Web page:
The San Fransisco Public Utilities Commission

The SFPU or the San Fransisco Public Utilities commission has developed a department compromised of three different utilities, dedicated to the preservation of water, sewage infrastructure and power. Supported by the Business Services, infrastructure and External Affairs bureaus, they’re main focus is on providing drinking water, as well as waste water retail services to the people of San Fransisco. It’s current focus is on how to evoke a reaction within the general public, to get them to voluntarily reduce their water usage by 10%. As well as providing them with an efficient water system, shown in a map below. This organisation is inclusive and resilient to both environmental and community interests, and hopes to help the sustainability of the water in San Fransisco.

Investigating into this organisation would be helpful for me, as they’re clearly focused on assisting with the problem from a variety of angles, community involvement, water infrastructure and wastewater treatment. These different types of solutions will help me consider and think about more interesting ways to help a city, and why different cities respond to their situations differently, attempting varied solutions.

For a deeper understanding of how the organisation can effectively help me in my investigation, I’d like to further investigate into the history of this organisation, and how their methods to deal with drought have changed over time. They have an extended book on the entire history of the municipal, which I think might be a bit too detailed, however I hope to find the information I need there.

Some interesting Maps

This water system stretches from Sierra to the City, it’s maintained by the SPUC and includes a complex range of pipelines, reserviors and treatment systems. It’s the third largest system in all of California, giving 2.6 million people water and sewage systems everyday. One of the more interesting thing about this water system is that the entire thing is pretty much fuelled by gravitational power, meaning it’s oil consumption or alternate fossil fuel use, is extremely low. Wholesale water deliveries are supplied to 26 suburban agencies in Alameda. 1/3 of the water is given to retail customers in San Francisco, whilst the other 2/3 are supplied to the Santa Clara and San Mateo counties.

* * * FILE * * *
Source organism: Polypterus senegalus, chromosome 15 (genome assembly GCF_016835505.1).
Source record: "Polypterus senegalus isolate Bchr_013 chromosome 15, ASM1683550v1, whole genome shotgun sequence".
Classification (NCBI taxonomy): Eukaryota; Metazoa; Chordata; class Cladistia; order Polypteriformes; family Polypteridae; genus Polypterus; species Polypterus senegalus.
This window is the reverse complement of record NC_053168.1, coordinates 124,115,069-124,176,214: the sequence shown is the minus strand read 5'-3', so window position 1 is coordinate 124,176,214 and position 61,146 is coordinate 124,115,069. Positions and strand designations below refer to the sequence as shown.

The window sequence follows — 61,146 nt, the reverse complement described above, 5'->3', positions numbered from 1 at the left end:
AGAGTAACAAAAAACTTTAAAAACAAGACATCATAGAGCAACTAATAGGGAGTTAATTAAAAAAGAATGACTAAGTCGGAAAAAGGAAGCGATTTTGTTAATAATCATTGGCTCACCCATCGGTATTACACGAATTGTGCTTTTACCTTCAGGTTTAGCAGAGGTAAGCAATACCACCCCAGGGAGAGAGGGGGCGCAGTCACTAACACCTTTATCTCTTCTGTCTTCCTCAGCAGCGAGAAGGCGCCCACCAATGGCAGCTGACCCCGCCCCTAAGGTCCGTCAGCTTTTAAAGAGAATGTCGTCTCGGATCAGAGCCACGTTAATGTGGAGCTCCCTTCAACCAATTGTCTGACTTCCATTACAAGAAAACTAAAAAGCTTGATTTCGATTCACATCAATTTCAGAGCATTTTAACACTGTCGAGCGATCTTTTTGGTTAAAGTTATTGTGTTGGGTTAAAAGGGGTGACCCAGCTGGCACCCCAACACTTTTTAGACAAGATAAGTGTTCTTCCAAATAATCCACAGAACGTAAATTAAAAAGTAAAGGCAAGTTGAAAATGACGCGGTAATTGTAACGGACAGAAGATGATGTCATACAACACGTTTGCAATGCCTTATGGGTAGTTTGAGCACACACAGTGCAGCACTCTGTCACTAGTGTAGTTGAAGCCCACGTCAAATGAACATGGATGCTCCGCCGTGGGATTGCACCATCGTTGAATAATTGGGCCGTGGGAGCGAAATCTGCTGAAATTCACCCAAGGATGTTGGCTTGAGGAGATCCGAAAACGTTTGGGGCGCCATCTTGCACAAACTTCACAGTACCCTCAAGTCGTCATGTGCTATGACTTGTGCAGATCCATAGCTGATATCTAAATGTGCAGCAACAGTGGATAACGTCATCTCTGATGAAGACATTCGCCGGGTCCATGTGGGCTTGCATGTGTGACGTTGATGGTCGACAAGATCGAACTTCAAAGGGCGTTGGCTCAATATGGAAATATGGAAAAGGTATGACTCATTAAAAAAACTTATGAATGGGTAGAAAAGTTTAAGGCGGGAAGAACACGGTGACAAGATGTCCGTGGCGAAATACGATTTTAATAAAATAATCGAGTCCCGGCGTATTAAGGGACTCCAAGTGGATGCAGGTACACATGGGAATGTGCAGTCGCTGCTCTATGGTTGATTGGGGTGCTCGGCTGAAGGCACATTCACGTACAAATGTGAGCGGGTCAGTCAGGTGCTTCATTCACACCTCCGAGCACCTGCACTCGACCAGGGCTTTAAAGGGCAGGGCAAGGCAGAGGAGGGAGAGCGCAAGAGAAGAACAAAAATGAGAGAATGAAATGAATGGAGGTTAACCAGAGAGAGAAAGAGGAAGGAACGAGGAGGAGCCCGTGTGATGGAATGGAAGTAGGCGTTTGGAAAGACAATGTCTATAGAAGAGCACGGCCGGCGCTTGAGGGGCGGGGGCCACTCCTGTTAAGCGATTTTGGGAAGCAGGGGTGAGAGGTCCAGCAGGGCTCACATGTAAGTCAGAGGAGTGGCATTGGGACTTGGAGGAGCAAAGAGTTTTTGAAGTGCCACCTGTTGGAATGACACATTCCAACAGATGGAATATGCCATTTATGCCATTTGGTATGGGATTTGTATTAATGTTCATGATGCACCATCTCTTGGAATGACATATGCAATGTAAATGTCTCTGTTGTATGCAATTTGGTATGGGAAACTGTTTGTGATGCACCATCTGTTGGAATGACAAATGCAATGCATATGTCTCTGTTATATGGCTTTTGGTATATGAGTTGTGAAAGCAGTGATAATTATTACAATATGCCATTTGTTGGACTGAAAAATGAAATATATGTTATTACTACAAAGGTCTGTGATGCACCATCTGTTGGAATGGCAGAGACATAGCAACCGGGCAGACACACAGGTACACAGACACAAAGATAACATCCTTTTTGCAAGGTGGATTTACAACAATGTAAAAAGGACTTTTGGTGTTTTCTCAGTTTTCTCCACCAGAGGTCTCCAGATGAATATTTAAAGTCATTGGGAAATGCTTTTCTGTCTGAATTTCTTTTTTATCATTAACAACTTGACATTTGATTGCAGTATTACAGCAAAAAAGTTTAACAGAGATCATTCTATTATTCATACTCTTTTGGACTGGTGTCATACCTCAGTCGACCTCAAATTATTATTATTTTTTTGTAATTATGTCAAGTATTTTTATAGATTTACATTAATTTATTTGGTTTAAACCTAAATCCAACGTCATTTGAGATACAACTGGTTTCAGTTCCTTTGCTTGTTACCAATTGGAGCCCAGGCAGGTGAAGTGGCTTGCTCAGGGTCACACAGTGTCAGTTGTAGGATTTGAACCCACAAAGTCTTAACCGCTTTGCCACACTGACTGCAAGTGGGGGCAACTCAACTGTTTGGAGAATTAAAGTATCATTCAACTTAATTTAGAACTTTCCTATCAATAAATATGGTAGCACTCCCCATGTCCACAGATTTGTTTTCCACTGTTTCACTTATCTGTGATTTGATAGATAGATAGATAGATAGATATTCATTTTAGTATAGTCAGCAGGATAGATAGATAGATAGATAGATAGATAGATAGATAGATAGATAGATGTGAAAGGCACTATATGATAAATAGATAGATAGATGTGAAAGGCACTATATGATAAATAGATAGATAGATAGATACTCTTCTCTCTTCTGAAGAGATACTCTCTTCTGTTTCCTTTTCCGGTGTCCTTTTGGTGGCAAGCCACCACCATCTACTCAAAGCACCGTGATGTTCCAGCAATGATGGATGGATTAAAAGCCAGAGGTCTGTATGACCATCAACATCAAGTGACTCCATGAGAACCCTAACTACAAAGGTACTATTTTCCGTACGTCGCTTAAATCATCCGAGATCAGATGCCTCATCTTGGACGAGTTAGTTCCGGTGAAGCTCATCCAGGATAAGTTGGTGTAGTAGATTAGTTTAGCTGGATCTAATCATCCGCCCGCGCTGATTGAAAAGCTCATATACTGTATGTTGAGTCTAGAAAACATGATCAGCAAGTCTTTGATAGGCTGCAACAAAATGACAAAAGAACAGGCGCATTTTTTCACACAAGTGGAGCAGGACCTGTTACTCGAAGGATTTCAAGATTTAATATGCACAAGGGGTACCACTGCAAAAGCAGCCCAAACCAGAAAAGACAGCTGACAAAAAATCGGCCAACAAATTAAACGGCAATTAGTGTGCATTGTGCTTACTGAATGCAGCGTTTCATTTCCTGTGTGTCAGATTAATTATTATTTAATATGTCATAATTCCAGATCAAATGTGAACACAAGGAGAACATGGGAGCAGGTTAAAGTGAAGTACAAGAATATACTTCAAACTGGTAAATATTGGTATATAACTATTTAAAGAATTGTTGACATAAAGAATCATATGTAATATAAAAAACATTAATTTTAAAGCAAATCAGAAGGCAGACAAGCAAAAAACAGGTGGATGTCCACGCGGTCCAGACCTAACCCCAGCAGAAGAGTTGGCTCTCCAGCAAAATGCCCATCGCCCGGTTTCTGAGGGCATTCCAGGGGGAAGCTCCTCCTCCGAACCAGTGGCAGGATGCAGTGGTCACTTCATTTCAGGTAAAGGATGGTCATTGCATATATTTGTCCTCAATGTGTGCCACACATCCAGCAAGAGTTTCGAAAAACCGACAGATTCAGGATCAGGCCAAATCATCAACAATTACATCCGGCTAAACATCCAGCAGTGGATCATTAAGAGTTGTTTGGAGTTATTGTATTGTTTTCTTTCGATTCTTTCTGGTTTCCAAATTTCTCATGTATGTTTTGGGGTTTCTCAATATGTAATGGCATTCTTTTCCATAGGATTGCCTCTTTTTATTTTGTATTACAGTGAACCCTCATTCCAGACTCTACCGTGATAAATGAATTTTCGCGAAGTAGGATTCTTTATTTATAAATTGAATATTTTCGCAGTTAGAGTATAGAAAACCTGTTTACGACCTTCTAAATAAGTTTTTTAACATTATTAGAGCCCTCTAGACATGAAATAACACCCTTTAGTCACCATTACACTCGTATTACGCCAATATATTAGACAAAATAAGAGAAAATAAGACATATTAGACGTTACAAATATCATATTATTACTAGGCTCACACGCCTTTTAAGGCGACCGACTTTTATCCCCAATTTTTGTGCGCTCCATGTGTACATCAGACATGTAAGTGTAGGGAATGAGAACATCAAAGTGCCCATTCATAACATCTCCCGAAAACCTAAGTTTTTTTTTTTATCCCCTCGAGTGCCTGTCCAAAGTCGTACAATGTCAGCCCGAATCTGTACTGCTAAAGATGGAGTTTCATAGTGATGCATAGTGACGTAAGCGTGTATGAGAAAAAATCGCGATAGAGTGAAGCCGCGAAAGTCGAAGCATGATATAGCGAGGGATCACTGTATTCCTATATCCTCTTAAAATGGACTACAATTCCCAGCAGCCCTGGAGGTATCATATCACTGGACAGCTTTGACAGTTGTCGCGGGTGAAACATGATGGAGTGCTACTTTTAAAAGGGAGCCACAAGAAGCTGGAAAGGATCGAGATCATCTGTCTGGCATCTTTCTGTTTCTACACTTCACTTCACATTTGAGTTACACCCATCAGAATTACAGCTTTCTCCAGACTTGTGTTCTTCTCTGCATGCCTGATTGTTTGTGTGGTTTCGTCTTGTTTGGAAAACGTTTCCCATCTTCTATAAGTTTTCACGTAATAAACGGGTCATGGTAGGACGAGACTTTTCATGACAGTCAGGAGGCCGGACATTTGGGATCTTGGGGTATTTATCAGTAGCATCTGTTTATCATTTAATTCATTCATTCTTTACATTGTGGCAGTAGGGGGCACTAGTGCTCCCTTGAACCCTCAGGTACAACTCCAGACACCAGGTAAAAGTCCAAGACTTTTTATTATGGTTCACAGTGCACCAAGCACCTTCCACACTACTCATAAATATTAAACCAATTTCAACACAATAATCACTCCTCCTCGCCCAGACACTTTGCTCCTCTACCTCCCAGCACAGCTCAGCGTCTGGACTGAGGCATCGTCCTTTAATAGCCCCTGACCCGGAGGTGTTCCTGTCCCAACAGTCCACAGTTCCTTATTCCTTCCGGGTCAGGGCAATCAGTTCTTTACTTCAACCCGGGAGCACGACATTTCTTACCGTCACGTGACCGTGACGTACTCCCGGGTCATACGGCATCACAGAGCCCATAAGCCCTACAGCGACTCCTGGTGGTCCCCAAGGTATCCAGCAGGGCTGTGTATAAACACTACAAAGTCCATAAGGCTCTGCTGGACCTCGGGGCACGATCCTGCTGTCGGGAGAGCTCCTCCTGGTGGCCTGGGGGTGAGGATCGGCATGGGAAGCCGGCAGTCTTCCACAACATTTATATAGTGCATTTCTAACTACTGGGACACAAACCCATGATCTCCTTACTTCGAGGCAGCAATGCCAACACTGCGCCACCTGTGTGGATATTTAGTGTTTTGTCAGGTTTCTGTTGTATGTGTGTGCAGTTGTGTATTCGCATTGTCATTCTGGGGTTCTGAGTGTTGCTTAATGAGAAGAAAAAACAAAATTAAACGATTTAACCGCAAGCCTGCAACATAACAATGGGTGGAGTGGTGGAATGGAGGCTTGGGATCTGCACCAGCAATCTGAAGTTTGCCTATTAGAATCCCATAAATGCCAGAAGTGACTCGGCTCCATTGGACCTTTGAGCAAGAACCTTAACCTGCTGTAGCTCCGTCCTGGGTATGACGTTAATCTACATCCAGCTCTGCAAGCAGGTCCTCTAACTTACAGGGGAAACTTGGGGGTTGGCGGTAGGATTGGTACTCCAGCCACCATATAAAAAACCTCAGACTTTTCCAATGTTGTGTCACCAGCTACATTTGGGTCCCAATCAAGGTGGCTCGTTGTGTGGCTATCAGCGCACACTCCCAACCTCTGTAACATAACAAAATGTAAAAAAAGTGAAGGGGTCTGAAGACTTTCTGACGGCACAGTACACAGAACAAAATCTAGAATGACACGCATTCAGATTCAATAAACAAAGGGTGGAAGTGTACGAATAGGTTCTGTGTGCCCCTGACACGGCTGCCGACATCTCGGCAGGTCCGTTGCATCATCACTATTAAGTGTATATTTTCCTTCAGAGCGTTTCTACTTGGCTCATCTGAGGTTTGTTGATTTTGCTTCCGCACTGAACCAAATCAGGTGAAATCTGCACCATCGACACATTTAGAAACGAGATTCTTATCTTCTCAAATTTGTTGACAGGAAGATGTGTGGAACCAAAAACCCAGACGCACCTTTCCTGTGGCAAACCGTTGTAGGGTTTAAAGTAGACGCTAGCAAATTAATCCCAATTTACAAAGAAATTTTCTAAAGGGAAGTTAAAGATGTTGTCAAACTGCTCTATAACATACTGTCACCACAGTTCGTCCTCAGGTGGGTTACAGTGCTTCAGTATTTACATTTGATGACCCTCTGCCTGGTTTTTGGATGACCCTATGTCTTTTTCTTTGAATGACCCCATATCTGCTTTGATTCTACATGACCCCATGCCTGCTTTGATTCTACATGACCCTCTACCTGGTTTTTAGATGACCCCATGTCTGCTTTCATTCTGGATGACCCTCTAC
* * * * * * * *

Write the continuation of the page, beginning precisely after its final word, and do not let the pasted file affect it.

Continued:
This water system is composed to two main sources, the Hetch Hetchy water shed, and the Alameda and Peninsula Sources. Hetch Hetchy is an area near the Yosemite National Park, it’s the largest source of water income as it provides San Francisco with 85% of the water they are using, and can hold up to 117 billion gallons of drinking water. The watershed brings its water in from the spring snowmelt from the Tuolumne River. The Tuolumne River is the largest reservoir Hetch Hetchy. An interesting fact about Hetch Hetchy, is that the quality of the water is considered good enough to be able to be left unfiltered, however the surface layer of the water is still obviously treated.

This map is an online interactive ARCGIS map which defines all of the economically friendly projects are going on around San Fransisco, in order to try and introduce new water infrastructure around the city. The constructions are an attempt to store and gather stormwater, in order to prevent sewage overflow, as well as provide an alternate source for drinking water. San Fransisco is actually the only city in California which effectively treats stormwater and produces it as a natural drinking source.

A traffic calming method that extends the sidewalk, reducing the distance to cross the street, increasing pedestrian visibility and safety. These can include green technologies to capture and treat stormwater. What this basically means, is that several projects are being undertaken throughout San Fransisco, all of which takes advantage of the natural properties of soil and plants to clean stormwater and keep it from overflowing the City's sewer system. These projects include, building small gardens through extending the pedestrian side walks (fig 1), allowing for permeable paving which absorbs storm water, making rain gardens, and implementing storm water irrigation.

Some of the benefits of these structures apart from water benefits includes improvement of the aesthetic of the city. Some projects include building small garden pods which not only decrease the length of pedestrian crossings, but also improves street conditions for bicyclists, introduce more biodiversity into the city, through the variety of plants and creating habitats for the animals which live within the gardens. cleans groundwater, improvement of the city’s air quality and reduces the cost of wastewater.

Some interesting statistics

I think that it's important to always remember that implement good understanding of how we neglect our water usage. The price of water can always affect the way we view it. Especially in developed countries, water is easily taken for granted when the price for it is underrated. Below you can begin to compare how different countries treat the cost of their water.

Final project